Richie McDonald, |
If Every Day Could Be Christmas
After Lonestar and the band's record label parted ways earlier in 2007, lead singer Richie McDonald decided to re-evaluate his priorities, putting his family first and embarking on a solo career emphasizing his faith. If Every Day Could Be Christmas is the first result of McDonald's bold new direction. And it's a direction that seems to be paying off, as McDonald is currently touring as the featured male vocalist for Jim Brickman's Homecoming Holiday concert tour.
McDonald's emphasis on faith is apparent in this album, beyond the holiday theme. "Blessed are the Hands that Give," "Miracles Happen" and the underlying theme of the title track demonstrate McDonald's desire to produce faith-driven songs that don't rely solely upon the holiday accoutrements. And with the nouveau gospel "Mary Did You Know," he presents a more recent holiday favorite that explores the true meaning and majesty of the Christmas holiday. (Not to mention that he gets a chance to show off his trademark higher notes from his Lonestar days.)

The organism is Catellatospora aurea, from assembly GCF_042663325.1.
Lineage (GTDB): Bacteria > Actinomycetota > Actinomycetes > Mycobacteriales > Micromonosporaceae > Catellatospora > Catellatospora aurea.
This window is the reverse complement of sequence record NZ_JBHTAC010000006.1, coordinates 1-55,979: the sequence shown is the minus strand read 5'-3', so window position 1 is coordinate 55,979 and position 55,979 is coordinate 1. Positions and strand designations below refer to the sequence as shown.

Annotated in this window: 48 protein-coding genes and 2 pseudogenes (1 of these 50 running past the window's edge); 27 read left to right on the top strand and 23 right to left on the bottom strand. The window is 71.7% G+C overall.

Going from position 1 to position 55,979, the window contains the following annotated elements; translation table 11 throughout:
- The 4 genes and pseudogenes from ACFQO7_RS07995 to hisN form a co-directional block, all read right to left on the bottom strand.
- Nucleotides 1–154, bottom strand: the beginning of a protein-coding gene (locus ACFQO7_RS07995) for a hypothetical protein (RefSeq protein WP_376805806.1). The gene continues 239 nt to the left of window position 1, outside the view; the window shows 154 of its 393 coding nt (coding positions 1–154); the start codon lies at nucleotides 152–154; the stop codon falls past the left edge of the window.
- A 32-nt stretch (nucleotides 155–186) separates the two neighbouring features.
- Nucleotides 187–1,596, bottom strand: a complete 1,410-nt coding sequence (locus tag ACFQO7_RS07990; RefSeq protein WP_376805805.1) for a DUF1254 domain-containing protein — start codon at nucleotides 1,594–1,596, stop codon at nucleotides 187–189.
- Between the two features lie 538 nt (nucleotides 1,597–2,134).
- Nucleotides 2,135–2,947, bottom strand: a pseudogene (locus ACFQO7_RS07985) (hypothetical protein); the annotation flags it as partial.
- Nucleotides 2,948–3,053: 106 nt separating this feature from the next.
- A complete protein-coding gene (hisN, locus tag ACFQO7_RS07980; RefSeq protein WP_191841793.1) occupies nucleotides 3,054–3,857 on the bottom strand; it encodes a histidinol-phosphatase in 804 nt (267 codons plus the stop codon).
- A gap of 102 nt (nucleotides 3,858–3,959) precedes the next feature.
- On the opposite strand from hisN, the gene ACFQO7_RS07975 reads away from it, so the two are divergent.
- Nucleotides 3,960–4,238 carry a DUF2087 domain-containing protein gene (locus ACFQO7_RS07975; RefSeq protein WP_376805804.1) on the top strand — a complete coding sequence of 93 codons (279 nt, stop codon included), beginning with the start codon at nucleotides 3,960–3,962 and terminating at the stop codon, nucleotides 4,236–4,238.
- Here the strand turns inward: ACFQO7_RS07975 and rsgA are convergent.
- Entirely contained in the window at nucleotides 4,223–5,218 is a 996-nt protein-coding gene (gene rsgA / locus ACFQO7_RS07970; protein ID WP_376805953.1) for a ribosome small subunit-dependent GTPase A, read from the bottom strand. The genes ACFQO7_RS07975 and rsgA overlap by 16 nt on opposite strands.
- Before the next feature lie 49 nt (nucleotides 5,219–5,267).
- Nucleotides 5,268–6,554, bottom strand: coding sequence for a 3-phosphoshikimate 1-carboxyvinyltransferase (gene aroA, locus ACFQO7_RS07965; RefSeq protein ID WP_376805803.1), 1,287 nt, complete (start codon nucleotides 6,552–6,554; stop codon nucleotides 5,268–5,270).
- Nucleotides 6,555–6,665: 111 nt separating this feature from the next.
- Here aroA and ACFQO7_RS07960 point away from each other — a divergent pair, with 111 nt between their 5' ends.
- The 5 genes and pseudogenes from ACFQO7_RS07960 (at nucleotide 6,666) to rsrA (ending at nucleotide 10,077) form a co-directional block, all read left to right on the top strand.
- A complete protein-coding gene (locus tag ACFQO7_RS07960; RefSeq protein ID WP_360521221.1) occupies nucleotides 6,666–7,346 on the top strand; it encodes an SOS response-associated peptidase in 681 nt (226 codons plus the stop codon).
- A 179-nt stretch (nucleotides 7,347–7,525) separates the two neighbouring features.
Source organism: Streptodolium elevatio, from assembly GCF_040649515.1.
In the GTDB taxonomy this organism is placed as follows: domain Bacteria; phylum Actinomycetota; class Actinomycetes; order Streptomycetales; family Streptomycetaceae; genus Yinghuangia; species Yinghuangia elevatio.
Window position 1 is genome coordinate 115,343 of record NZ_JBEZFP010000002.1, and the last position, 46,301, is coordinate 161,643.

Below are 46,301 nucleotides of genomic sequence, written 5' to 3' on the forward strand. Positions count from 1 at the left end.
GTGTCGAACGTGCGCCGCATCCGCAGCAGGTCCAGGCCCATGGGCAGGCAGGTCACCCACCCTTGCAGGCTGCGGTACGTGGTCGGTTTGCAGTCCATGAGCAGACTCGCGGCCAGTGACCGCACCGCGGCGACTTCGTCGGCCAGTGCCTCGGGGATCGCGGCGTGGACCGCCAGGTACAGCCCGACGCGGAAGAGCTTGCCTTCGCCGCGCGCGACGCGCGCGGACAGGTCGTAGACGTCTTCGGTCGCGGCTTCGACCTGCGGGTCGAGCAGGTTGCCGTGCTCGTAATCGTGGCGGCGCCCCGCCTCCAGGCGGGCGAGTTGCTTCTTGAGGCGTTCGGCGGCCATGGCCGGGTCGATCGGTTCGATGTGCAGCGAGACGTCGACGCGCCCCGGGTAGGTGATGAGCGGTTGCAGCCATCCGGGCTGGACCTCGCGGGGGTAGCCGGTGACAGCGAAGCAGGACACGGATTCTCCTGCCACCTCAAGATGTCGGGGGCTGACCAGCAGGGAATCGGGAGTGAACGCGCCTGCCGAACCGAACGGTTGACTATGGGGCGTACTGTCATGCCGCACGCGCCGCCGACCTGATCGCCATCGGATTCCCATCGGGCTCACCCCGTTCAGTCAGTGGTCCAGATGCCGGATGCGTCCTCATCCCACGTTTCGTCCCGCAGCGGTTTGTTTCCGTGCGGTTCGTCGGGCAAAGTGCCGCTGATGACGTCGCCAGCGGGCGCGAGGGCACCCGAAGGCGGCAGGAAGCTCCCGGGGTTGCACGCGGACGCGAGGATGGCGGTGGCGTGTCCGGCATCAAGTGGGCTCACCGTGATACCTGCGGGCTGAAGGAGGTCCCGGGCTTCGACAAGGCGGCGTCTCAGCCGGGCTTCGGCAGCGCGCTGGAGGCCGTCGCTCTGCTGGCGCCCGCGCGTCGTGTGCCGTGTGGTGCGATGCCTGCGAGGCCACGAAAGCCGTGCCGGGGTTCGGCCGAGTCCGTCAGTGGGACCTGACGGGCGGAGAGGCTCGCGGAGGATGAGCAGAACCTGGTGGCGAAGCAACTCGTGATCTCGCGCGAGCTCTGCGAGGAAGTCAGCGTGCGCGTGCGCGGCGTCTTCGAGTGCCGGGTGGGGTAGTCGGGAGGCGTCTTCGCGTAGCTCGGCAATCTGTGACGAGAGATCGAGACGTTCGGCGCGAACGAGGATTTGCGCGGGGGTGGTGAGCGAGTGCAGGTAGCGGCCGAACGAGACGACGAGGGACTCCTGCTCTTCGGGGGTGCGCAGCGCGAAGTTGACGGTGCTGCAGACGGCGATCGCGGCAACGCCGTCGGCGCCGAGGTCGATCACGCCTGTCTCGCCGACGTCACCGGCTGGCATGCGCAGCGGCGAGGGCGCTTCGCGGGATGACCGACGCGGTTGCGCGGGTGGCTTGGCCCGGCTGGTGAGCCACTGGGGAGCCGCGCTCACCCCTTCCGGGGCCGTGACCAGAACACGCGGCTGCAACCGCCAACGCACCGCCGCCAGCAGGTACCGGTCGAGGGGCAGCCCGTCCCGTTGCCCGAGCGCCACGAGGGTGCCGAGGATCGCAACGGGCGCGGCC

This Christmas album also includes some secular nostalgic favorites as well, including Irving Berlin's "White Christmas," Mel Torme's "The Christmas Song" as well as "It's the Most Wonderful Time of the Year" by Pola & Wyle. Other songs touch on the tender nature of this holiday, such as "Coming Home for Christmas" and its pleasant piano intro. Even New York -- a city that country music hasn't been all that kind to over the years -- gets a nice nostalgic nudge in "Christmas in New York." McDonald makes the Big Apple sound more like a Thomas Kinkade painting than the hustling, bustling metropolis. And despite having a very annoying instrumental lead-in (although kids are sure to love its instant recognizability), "Why Santa's Fat" is actually a cute song that's sure to be a favorite among the kiddos. McDonald's own children provide the chorus for a song that explores the underlying reason for Mr. Ho-Ho-Ho's heft.
If Every Day Could Be Christmas is one of those typical, family-friendly Christmas albums that children will enjoy and will undoubtedly instill nostalgia in parents. In the case of McDonald's album, the predictability should be a comfort and enjoyed for what it is. If anything should be reliable and steady, why not a Christmas album? For those soured on 24/7 Christmas radio and the treacly "same old songs," then look elsewhere; however, if you love the perennial revisitation of nostalgic holiday feeling through the season's cyclically-present music, If Every Day Could Be Christmas is bound to be a delight.
C. Nathan Coyle
22 December 2007